Insomnia affects one in ten adults. Poor sleep has a negative impact on physical and mental health, performance and safety. Sleepio is a digital programme scientifically proven to help overcome poor sleep, based on cognitive behavioural therapy (CBT) and backed by gold standard research evidence and a specific evidence summary from NICE.
In the six-week programme users learn cognitive techniques to help tackle the so-called ‘racing mind’ – the state in which people find themselves staring at the ceiling late at night, becoming overwhelmed by the thoughts and anxieties circling them as they desperately try to sleep – and behavioural strategies to help reset sleeping patterns naturally, without relying on sleeping pills or other drugs. The evidence indicates that better sleep leads to improved quality of life – in the waking hours as well as during the night.
Innovate UK is funding a project providing free direct online access to Sleepio to all 2.7 million adults living, working or studying in the Thames Valley (Berkshire, Buckinghamshire, Milton Keynes and Oxfordshire) from October 2018 until spring 2020. This is the first large-scale NHS rollout of direct access digital medicine. This means people can access the programme without needing a GP referral or prescription.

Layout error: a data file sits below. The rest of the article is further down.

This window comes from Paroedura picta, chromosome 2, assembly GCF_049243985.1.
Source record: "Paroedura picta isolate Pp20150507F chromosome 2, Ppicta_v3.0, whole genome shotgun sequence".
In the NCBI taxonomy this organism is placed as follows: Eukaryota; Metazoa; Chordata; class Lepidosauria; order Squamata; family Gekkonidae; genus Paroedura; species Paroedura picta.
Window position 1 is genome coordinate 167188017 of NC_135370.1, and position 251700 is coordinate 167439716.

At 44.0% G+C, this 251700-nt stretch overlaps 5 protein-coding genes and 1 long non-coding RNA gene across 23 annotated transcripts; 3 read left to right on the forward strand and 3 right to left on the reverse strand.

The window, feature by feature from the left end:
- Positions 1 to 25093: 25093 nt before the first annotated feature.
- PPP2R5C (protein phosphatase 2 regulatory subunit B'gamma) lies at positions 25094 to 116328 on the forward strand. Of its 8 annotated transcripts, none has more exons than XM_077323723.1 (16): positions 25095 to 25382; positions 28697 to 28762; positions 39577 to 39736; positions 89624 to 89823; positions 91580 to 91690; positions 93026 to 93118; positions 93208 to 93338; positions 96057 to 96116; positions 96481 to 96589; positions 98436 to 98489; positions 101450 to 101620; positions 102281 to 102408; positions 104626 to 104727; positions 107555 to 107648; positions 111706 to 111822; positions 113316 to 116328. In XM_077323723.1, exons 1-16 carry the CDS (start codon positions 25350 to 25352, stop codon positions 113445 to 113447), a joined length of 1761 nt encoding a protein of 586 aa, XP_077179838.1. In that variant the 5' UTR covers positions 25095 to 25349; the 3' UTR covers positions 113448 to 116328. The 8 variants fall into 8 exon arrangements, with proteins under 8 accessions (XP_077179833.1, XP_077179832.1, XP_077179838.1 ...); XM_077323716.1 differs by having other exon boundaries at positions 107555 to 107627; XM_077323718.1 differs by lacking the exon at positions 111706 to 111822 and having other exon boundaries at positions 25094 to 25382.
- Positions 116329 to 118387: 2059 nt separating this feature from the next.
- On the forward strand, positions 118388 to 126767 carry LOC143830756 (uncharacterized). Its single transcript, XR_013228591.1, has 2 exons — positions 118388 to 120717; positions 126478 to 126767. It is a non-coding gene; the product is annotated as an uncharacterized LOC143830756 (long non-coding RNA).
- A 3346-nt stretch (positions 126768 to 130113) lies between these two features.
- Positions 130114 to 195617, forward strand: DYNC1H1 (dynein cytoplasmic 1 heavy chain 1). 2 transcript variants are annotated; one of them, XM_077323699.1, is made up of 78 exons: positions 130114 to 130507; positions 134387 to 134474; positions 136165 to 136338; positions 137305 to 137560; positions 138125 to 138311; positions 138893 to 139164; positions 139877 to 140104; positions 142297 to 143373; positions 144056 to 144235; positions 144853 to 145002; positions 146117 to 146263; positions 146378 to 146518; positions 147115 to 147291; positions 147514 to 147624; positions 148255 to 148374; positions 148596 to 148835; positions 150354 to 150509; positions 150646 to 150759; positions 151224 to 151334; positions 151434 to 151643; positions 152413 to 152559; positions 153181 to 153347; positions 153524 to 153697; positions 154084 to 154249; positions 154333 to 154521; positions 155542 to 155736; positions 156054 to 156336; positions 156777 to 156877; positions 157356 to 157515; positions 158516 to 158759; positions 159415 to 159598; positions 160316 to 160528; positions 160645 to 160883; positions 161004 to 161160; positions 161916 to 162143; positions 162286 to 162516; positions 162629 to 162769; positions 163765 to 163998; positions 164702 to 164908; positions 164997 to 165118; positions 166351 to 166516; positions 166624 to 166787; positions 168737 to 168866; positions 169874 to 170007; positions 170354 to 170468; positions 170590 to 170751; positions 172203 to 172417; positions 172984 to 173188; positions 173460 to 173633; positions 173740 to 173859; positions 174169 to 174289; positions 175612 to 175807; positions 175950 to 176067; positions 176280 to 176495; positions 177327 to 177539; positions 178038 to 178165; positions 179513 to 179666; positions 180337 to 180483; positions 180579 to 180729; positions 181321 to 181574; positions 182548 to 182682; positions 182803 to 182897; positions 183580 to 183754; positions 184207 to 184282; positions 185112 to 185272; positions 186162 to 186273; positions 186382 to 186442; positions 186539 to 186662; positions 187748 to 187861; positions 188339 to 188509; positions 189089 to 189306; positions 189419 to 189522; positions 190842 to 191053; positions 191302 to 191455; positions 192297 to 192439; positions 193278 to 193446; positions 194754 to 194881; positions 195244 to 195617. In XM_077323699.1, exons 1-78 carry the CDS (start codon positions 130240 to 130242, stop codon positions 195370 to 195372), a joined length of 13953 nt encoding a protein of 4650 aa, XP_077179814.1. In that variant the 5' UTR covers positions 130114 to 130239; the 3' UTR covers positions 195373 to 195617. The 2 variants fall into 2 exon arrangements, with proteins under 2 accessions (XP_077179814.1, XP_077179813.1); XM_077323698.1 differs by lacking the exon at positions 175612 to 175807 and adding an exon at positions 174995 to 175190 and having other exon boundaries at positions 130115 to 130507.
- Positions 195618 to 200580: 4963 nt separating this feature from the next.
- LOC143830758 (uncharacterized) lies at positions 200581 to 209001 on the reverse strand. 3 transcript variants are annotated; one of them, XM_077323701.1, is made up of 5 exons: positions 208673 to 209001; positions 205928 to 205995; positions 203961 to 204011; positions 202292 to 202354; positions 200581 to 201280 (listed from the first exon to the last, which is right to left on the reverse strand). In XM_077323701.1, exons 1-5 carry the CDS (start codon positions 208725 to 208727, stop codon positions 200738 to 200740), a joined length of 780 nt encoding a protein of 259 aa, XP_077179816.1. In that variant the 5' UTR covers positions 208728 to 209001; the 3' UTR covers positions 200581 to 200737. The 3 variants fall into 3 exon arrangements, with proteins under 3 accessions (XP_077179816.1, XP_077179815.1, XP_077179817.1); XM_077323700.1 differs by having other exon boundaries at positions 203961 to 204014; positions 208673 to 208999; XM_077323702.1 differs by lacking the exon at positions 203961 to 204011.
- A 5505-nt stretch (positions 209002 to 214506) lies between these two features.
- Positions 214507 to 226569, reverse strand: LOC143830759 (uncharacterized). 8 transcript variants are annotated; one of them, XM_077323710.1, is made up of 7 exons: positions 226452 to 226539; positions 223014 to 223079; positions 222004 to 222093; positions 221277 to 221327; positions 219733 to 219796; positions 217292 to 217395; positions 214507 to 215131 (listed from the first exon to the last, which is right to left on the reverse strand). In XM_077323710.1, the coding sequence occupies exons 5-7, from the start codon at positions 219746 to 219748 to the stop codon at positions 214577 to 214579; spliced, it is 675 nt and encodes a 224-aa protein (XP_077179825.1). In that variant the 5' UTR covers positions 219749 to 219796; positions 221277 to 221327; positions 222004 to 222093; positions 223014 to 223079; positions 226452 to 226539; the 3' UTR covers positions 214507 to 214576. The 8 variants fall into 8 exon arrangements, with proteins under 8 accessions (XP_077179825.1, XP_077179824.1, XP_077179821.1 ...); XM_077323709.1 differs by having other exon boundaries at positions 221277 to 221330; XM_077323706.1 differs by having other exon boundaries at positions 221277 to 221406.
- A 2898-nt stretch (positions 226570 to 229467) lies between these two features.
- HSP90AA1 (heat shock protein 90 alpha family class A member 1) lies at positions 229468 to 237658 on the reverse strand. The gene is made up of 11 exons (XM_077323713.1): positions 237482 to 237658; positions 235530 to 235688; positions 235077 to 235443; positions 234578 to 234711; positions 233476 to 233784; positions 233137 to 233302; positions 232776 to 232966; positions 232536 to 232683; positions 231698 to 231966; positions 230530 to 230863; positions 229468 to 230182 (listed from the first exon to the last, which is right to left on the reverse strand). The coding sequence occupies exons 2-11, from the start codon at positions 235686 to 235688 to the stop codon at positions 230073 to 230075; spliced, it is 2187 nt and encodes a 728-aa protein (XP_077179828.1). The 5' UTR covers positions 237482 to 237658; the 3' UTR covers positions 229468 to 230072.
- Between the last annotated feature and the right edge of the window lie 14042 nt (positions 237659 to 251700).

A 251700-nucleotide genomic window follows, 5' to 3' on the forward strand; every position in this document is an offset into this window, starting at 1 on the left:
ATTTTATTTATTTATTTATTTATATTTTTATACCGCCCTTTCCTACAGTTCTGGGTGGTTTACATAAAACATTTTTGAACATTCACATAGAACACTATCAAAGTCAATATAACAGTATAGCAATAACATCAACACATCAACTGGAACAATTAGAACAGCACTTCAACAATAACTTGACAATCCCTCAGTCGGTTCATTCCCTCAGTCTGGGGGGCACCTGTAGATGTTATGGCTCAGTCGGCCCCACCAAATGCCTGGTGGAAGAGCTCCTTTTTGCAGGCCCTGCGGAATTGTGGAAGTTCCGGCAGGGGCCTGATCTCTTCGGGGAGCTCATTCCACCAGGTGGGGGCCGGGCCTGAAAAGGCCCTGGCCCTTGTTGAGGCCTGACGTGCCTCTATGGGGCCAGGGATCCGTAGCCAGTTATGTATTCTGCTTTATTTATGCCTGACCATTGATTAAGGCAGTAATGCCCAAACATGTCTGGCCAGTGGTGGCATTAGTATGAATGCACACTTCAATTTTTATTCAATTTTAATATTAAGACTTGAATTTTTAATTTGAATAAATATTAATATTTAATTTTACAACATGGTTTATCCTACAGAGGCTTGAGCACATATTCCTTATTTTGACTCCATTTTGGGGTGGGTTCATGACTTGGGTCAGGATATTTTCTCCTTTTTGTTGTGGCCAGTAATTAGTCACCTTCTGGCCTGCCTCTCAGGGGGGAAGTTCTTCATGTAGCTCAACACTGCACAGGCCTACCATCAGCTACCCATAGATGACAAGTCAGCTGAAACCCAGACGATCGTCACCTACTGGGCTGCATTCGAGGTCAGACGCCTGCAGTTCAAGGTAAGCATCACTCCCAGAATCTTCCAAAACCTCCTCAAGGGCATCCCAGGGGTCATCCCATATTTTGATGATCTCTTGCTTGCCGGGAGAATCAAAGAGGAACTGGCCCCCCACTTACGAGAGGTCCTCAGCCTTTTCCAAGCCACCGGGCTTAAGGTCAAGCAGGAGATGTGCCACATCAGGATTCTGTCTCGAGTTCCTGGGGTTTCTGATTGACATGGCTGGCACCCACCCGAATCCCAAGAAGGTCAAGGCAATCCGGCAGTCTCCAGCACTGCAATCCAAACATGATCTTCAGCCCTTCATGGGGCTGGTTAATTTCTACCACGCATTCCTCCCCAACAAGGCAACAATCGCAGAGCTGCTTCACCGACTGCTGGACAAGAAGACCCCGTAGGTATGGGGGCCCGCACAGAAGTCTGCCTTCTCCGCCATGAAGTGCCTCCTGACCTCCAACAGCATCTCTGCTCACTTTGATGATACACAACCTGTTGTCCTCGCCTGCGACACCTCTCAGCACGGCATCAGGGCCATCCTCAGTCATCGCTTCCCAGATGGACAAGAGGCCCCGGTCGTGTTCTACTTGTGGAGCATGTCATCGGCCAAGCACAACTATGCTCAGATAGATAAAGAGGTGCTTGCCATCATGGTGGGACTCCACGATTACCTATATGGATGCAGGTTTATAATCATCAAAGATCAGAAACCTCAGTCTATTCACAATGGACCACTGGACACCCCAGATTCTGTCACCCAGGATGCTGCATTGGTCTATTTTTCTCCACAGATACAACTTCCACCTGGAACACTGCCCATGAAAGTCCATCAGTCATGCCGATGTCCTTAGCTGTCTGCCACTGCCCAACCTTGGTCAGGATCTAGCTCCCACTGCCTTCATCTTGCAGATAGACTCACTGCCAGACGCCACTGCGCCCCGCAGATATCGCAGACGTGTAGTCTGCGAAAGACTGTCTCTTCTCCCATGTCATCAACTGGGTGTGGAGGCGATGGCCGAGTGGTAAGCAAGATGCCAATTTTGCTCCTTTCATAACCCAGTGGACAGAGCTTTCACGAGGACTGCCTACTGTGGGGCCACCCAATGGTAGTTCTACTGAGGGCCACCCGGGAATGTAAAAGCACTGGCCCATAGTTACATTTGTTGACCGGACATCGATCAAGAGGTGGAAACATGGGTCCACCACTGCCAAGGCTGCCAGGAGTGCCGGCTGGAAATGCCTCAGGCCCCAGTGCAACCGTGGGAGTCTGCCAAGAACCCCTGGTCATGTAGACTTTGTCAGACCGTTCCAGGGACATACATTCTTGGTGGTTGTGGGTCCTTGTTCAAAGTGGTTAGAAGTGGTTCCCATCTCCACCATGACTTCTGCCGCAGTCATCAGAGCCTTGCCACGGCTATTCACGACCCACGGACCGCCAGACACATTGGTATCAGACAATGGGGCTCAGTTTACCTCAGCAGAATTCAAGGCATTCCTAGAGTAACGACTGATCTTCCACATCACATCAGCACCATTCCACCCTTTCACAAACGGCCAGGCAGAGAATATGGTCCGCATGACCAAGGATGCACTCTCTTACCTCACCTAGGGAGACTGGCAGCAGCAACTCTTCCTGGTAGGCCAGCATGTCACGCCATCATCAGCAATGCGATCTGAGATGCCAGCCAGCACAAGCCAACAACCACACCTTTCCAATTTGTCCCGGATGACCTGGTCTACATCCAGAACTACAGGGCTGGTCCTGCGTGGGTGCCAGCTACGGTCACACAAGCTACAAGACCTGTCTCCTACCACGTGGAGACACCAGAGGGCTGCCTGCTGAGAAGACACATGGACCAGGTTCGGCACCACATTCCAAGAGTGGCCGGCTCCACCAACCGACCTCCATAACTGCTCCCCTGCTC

This initiative is being led by the Oxford Academic Health Science Network (Oxford AHSN) in partnership with Big Health (the company behind Sleepio), major employers, GP surgeries and other primary care professionals. It is supported by NHS England and the NHS Innovation Accelerator. The aim is to establish a blueprint for adoption of digital therapeutics.
Sarah Longfield, former UK Project Manager, Big Health, said: “Big Health’s partnership with Oxford AHSN has been invaluable. The AHSN’s support and reputation has enabled us to build strong relationships with commissioners, partners and local stakeholders who otherwise may have been reluctant to engage with a private organisation.
“The team has been incredibly proactive in identifying synergies with other NHS initiatives and opportunities for promotion both regionally and nationally. Their expertise in real world evaluation has been critical in shaping our approach to economic analysis.”
A health economic evaluation will be conducted at the end of the year-long trial focusing on how the NHS can expand the provision of digital medicines like Sleepio at scale.
The Oxford AHSN Sleepio project seeks to engage with large local employers, promoting Sleepio to their workforces. Nine GP surgeries in Buckinghamshire (with a combined total of 120,000 registered patients) have been recruited to the project to offer Sleepio directly to patients who would otherwise be offered medication only.
A dedicated free weblink for Thames Valley residents (sleepio.com/nhs) was launched on 10 October 2018 (World Mental Health Day). By the end of August 2019, more than 10,000 people in the Thames Valley had engaged with Sleepio. Of those signing up, about a third had heard about Sleepio through their employer, others via their GP, psychological therapies service or the Live Well Stay Well initiative in Bucks.
More information for patients, GPs and employers can be found here.